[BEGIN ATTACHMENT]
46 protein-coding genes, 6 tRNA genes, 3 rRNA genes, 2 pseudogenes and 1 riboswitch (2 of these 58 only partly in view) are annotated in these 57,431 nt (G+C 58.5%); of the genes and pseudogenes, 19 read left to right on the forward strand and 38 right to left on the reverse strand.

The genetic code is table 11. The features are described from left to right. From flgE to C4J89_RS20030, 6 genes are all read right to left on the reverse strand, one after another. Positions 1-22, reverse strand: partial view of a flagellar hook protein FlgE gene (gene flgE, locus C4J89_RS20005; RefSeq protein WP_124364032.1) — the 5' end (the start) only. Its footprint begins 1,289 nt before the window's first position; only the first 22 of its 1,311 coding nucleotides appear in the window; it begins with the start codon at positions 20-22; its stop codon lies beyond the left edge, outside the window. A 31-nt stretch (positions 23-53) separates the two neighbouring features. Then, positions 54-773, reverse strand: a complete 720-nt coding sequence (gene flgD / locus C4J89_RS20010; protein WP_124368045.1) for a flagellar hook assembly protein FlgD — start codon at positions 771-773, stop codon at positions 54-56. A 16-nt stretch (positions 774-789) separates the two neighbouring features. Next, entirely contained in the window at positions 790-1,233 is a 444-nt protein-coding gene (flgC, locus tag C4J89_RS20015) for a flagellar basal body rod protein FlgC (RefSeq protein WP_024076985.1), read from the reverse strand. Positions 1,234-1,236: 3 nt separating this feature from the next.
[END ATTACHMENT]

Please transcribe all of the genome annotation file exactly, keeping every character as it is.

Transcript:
46 protein-coding genes, 6 tRNA genes, 3 rRNA genes, 2 pseudogenes and 1 riboswitch (2 of these 58 only partly in view) are annotated in these 57,431 nt (G+C 58.5%); of the genes and pseudogenes, 19 read left to right on the forward strand and 38 right to left on the reverse strand.

The genetic code is table 11. The features are described from left to right. From flgE to C4J89_RS20030, 6 genes are all read right to left on the reverse strand, one after another. Positions 1-22, reverse strand: partial view of a flagellar hook protein FlgE gene (gene flgE, locus C4J89_RS20005; RefSeq protein WP_124364032.1) — the 5' end (the start) only. Its footprint begins 1,289 nt before the window's first position; only the first 22 of its 1,311 coding nucleotides appear in the window; it begins with the start codon at positions 20-22; its stop codon lies beyond the left edge, outside the window. A 31-nt stretch (positions 23-53) separates the two neighbouring features. Then, positions 54-773, reverse strand: a complete 720-nt coding sequence (gene flgD / locus C4J89_RS20010; protein WP_124368045.1) for a flagellar hook assembly protein FlgD — start codon at positions 771-773, stop codon at positions 54-56. A 16-nt stretch (positions 774-789) separates the two neighbouring features. Next, entirely contained in the window at positions 790-1,233 is a 444-nt protein-coding gene (flgC, locus tag C4J89_RS20015) for a flagellar basal body rod protein FlgC (RefSeq protein WP_024076985.1), read from the reverse strand. Positions 1,234-1,236: 3 nt separating this feature from the next.